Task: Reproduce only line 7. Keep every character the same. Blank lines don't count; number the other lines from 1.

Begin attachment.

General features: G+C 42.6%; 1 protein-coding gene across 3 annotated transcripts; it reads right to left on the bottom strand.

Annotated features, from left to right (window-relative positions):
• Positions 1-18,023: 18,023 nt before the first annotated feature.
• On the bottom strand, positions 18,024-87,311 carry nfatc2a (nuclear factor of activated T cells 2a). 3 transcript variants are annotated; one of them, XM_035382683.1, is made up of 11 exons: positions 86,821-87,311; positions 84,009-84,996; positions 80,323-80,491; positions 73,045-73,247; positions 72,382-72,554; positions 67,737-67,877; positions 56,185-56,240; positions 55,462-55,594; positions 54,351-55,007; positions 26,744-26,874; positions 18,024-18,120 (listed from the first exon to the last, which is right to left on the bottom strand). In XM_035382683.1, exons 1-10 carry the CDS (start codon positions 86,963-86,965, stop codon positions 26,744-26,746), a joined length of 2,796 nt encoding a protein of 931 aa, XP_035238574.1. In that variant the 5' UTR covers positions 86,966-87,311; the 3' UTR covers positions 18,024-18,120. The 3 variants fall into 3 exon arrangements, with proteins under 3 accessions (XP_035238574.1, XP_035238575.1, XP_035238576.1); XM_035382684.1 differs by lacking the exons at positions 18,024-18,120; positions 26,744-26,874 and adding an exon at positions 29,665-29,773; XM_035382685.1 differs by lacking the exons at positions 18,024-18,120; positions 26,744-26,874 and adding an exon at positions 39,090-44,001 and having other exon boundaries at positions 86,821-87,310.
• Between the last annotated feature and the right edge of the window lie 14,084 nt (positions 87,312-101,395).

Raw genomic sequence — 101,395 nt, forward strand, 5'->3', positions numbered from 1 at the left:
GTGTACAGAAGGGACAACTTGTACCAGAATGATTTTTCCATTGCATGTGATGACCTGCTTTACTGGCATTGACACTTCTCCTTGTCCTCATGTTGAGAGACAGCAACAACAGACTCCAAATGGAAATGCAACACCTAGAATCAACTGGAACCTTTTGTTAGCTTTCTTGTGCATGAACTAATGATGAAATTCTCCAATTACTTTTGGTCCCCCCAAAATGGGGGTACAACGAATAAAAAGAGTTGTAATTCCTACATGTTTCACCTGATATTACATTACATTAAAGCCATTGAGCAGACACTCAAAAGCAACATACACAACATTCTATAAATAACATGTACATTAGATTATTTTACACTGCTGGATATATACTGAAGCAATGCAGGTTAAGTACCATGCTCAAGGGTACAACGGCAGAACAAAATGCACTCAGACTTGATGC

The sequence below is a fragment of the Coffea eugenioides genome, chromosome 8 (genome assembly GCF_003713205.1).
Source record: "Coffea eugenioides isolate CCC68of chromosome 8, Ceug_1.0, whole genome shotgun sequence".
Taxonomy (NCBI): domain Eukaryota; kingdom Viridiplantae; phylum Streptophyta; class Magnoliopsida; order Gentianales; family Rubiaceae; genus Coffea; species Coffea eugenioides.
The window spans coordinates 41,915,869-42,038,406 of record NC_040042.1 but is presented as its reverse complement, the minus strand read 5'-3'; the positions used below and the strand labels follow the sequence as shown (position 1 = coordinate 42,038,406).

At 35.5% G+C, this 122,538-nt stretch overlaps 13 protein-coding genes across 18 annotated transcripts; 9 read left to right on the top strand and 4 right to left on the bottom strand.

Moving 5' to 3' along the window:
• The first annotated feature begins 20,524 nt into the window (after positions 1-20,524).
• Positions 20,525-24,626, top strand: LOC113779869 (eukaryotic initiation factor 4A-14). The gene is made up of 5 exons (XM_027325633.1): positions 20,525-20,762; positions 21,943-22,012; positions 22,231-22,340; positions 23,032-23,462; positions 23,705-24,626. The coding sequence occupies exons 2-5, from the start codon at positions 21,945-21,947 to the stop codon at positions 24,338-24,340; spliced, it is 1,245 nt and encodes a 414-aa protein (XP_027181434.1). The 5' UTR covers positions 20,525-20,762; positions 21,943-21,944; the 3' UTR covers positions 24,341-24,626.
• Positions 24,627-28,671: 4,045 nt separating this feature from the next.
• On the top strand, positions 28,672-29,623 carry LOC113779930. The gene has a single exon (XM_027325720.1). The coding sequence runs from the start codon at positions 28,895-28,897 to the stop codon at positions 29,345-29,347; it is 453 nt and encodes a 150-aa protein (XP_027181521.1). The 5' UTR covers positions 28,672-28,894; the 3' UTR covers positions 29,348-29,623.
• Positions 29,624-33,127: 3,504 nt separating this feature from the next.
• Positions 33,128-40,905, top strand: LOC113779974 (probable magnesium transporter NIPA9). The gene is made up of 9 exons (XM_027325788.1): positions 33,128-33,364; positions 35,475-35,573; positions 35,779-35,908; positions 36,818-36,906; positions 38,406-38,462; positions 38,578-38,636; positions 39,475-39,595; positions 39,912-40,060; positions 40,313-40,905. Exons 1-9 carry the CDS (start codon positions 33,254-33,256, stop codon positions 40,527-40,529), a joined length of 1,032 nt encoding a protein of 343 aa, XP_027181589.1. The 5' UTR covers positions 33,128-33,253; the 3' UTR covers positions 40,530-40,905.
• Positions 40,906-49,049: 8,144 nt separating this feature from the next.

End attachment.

GTGTACAGAAGGGACAACTTGTACCAGAATGATTTTTCCATTGCATGTGATGACCTGCTTTACTGGCATTGACACTTCTCCTTGTCCTCATGTTGAGAGACAGCAACAACAGACTCCAAATGGAAATGCAACACCTAGAATCAACTGGAACCTTTTGTTAGCTTTCTTGTGCATGAACTAATGATGAAATTCTCCAATTACTTTTGGTCCCCCCAAAATGGGGGTACAACGAATAAAAAGAGTTGTAATTCCTACATGTTTCACCTGATATTACATTACATTAAAGCCATTGAGCAGACACTCAAAAGCAACATACACAACATTCTATAAATAACATGTACATTAGATTATTTTACACTGCTGGATATATACTGAAGCAATGCAGGTTAAGTACCATGCTCAAGGGTACAACGGCAGAACAAAATGCACTCAGACTTGATGC